Hazel Micallef (played by Susan Sarandon in the recent film of the series' debut, The Calling ) has become one of crime writing's most memorable detectives.Read more...
Hazel Micallef (played by Susan Sarandon in the recent film of the series' debut, The Calling) has become one of crime writing's most memorable detectives. The Night Bell moves between the past and the present in Port Dundas, Ontario, as two mysteries converge. A discovery of the bones of murdered children is made on land that was once a county foster home. Now it's being developed as a brand new subdivision whose first residents are already railing against broken promises and corruption. But when three of these residents are murdered after the discovery of the children's bones, frustration turns to terror.
While trying to stem the panic and solve two crimes at once, Hazel Micallef finds her memory stirred back to the fall of 1959, when the disappearance of a girl from town was blamed on her adopted brother. Although he is long dead, she begins to see the present case as a chance to clear her brother's name, something that drives Hazel beyond her own considerable limits and right into the sights of an angry killer.
Publishers Weekly® Reviews
- Reviewed in: Publishers Weekly, page .
- Review Date: 2016-05-30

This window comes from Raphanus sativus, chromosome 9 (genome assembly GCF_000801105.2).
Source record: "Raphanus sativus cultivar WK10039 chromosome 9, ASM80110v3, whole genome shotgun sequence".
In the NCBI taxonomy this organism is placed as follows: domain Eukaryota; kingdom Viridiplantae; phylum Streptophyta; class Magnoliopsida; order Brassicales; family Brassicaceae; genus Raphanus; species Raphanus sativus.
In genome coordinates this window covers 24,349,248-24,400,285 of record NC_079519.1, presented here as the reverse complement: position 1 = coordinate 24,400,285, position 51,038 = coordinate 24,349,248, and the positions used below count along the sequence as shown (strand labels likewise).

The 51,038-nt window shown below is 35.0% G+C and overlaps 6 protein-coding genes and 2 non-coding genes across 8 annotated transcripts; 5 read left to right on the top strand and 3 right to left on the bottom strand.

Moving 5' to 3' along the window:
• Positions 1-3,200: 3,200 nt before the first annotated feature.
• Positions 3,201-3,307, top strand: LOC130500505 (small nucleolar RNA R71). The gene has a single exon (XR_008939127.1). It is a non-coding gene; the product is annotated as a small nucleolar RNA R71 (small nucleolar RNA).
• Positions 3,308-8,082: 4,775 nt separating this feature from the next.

- Reviewer: Staff
The pseudonymous Wolfe’s provocative yet ponderous fourth Hazel Micallef mystery (after 2012’s Door in the River) highlights the mistreatment of those at the margins. After residents of a new housing development in Port Dundas, Ontario, begin finding bones in their yards, the police comb an adjacent field. Behind an old orphanage that abuts it, they discover bones from 18 adolescent boys, all of them murder victims. Meanwhile, an officer is kidnapped, and three people associated with the development are savagely murdered. The Mounties take over the case, displacing Hazel and her team, but the 64-year-old detective inspector remains determined to identify the dead children, rescue her colleague, and bring past and present criminals to justice. Flashbacks to 1957 follow 14-year-old Hazel’s efforts to locate a missing teenager. Factual and thematic ties bind the two story lines and provide the foundation for a sprawling mystery with emotional heft, but Wolfe’s attempts to raise stakes and add a ticking clock render the plot improbable. Agent: Ellen Levine, Trident Literary. (Aug.)